account for

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English[edit]

Verb[edit]

account for (phrasal verb)

  1. (transitive) To explain by relating circumstances; to show that some one, thing or members of a group are present or have been processed.
    I don't have to account for anything to you.
    The storekeeper was expected to account for any material removed.
    • a. 1905, Sir Arthur Conan Doyle, “The Adventure of the Dancing Men”, in The Return of Sherlock Holmes, W. R. Caldwell & Co. (1905), page 78:
      [] But there are still four cartridges in the revolver. Two have been fired and two wounds inflicted, so that each bullet can be accounted for.”
  2. (transitive) To be the primary cause of
    The torrential downpour would account for the saturated state of the land.
  3. (transitive) To constitute in amount or portion.
    German speakers accounted for 37% of the population.
    • 1992 Nov 15, “Scientists monitoring return of wolves to Upper Pennisula”, Chicago Tribune:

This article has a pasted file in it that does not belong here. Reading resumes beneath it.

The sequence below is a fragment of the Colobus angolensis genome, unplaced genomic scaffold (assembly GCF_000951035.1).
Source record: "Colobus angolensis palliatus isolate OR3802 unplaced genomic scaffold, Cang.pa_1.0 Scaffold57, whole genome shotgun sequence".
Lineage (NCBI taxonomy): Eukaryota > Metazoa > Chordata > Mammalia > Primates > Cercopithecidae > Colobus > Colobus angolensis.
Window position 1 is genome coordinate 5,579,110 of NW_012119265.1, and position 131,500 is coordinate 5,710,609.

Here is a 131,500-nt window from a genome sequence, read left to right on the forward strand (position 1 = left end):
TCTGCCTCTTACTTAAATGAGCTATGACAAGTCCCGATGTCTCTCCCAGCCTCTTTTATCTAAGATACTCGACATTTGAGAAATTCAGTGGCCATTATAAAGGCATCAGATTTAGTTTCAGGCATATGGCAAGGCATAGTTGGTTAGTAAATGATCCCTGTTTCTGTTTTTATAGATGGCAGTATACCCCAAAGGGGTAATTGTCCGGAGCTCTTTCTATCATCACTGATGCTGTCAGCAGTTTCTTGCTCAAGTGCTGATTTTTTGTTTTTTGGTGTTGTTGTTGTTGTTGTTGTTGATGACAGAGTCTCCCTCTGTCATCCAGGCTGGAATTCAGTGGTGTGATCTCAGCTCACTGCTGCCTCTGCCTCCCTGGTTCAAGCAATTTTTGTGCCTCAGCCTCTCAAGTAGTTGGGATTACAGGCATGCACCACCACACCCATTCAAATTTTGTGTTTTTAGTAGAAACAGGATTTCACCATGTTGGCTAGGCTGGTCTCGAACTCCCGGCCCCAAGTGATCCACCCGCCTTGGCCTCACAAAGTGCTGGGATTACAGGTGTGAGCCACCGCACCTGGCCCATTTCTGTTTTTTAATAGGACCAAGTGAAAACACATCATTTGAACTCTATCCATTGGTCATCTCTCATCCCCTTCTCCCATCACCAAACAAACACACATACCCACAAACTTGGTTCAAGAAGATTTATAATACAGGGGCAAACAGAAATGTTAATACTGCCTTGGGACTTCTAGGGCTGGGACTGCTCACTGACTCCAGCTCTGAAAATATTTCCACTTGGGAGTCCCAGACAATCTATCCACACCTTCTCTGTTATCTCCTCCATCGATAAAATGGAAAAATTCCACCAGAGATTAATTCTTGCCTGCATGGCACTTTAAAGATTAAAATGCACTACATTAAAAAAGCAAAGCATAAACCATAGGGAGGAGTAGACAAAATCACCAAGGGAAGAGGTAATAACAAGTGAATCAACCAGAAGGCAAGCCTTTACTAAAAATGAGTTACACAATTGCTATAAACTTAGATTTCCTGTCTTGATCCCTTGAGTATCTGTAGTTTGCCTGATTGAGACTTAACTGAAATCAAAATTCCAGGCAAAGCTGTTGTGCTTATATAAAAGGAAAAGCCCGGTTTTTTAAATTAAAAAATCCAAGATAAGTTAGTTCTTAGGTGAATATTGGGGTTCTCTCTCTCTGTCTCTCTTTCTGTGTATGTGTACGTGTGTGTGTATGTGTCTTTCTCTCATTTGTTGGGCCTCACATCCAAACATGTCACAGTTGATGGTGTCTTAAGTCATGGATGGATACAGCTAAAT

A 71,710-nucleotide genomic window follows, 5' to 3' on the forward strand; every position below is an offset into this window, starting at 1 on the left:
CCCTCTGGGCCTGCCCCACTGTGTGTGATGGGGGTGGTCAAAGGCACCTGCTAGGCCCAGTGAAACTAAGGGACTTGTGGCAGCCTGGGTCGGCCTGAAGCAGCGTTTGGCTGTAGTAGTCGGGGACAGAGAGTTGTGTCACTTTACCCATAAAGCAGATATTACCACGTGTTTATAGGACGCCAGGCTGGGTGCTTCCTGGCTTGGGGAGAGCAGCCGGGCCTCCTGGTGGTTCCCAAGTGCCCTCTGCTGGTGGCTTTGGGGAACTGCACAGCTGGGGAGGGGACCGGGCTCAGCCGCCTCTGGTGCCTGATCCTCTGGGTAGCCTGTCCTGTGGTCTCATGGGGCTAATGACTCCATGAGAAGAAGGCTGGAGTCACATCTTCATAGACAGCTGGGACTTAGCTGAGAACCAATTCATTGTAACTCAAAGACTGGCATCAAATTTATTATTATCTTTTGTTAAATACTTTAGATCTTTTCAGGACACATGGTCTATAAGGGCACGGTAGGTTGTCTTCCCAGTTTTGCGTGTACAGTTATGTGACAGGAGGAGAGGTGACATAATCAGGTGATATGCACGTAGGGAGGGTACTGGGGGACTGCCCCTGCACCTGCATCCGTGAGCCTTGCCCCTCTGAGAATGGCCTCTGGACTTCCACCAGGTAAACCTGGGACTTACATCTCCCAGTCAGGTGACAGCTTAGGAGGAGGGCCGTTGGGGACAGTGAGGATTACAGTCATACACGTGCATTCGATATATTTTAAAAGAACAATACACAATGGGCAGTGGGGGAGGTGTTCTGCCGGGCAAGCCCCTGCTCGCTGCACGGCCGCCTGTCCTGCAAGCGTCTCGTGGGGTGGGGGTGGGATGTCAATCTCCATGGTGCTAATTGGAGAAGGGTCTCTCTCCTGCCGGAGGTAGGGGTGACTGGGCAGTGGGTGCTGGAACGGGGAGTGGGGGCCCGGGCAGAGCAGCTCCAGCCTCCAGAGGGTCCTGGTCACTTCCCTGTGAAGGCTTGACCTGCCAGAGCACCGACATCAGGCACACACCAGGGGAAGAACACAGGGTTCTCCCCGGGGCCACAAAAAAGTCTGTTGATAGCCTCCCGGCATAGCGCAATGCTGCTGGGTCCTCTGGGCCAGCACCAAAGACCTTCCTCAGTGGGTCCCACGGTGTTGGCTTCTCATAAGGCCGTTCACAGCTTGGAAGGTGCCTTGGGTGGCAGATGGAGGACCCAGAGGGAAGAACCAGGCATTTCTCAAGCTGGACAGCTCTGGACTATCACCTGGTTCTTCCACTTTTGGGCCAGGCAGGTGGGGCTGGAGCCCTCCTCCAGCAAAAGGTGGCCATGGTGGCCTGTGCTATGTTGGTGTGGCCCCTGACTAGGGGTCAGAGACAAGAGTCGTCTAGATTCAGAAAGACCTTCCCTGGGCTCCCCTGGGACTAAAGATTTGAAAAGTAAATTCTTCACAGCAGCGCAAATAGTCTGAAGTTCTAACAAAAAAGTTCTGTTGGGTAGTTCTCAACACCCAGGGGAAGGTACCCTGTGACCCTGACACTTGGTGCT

... and car strikes account for more than 50000, it's obvious the wolves' effect on the state's deer herd is so small as to be meaningless.
  4. (transitive) To make or render a reckoning of funds, persons, or things.
  5. (transitive) To be answerable for.
  6. (transitive) To destroy or put out of action.
    Coyotes account for more rabbits than hunters do.
    • 1942 Oct 11, “Check of Fortress, Liberator Raid At Lille Reveals High Enemy Loss”, Hartford Courant:
      Allied Air Forces Account for 34 Axis Aircraft
    • 1972 Feb 22, “Jet Missile Downs Mig In Dogfight”, The Bulletin:
      South Vietnamese counter-attacks helped account for 239 guerrillas reported killed in the 24 hours ending at 6 today, 86 of them in allied air attacks

Translations[edit]